Researching the World: Reflecting the Diversity and Scope of Geography and the World Itself, the Exciting Research Projects That Are Funded by the Grants Programme of the Royal Geographical Society (with IBG) Are as Wide Ranging as They Are Fascinating

Article excerpt

Over the past year, with the help of the RGS-IBG, teams have travelled far and wide in the name of exploration and discovery. Every discipline of geography has been represented and every continent visited.

While the projects were primarily academic--such as research on black corals in New Zealand--not all the teams remained strangers to risk and danger. Indeed, many braved extreme conditions--Ashley Spearing made a month-long, 1,000-kilometre traverse of the frozen Zanskar river while monitoring snow leopards in India.

Yet not all projects were so far afield as these. Human geographers undertook investigations into post-conflict reconstruction in Bosnia, and in Scotland, researchers looked into the social exclusion of people with learning disabilities.

The RGS-IBG is the country's main source of funding for small research expeditions. Its Expedition Grants programme offers more than 15 types of grant, each dedicated to a particular area of study. The Ralph Brown Expedition Award, for example, gives 15,000 [pounds sterling] to a project concerned with wetlands. However, not all grants are for expeditions--the Innovative Geography Teaching Grants help teachers make the subject exciting to the next generation.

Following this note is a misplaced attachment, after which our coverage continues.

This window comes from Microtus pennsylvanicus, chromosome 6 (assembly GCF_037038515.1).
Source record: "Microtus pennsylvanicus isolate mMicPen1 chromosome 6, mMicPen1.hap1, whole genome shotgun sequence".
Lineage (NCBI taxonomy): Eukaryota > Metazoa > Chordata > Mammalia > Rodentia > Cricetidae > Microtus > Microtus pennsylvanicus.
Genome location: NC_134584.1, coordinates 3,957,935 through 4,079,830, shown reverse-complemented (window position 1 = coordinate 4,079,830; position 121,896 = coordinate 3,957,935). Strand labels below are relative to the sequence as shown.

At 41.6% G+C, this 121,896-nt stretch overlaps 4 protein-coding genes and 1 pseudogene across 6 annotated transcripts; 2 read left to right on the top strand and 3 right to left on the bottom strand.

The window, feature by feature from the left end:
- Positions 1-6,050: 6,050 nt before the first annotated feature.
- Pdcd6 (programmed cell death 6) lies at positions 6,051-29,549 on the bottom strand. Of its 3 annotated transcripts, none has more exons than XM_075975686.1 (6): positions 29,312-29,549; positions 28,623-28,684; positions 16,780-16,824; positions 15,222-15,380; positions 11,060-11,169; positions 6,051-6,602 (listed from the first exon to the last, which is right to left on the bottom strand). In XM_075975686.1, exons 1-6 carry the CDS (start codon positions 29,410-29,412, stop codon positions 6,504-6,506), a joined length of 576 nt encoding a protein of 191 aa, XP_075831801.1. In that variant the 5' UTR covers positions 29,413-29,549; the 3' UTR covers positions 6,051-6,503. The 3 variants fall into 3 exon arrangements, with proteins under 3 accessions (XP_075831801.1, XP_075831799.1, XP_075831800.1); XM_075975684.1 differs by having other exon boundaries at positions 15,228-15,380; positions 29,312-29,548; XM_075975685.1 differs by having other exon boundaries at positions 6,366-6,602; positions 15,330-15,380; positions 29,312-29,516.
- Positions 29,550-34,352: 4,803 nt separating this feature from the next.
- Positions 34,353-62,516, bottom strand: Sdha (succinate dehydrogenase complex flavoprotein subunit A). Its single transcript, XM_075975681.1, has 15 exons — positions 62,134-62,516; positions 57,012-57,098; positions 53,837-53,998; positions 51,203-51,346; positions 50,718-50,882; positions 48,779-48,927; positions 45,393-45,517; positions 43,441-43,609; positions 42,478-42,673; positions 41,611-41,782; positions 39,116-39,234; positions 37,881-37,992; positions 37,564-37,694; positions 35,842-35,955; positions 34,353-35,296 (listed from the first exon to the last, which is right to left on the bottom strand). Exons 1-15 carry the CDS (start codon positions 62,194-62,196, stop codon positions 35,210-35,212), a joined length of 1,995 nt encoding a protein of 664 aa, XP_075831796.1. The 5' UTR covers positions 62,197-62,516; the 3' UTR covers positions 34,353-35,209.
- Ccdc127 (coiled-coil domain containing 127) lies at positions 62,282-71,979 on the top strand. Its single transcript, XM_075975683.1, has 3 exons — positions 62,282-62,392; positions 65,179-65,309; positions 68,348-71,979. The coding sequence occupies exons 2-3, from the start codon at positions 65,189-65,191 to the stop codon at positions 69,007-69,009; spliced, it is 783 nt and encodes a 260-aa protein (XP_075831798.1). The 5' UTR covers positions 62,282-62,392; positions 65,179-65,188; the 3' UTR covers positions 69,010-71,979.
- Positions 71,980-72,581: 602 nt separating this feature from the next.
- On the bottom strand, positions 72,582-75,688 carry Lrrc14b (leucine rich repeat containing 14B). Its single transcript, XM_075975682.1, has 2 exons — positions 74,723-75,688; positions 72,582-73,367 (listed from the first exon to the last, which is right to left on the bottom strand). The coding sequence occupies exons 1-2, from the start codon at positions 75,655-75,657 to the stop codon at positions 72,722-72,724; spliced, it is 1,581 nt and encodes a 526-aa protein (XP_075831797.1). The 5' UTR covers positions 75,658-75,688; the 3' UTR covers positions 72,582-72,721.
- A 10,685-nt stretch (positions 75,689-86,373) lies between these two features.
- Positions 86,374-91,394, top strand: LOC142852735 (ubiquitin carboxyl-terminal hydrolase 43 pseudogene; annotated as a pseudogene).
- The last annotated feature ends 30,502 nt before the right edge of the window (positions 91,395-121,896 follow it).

The Society offers more than just financial help--it also provides advice, information and training. Drawing on its long association with geographical endeavours, the Society's Expedition Advisory Centre assists more than 500 teams each year, ranging from major adventure projects to activities organised by school and youth groups. …


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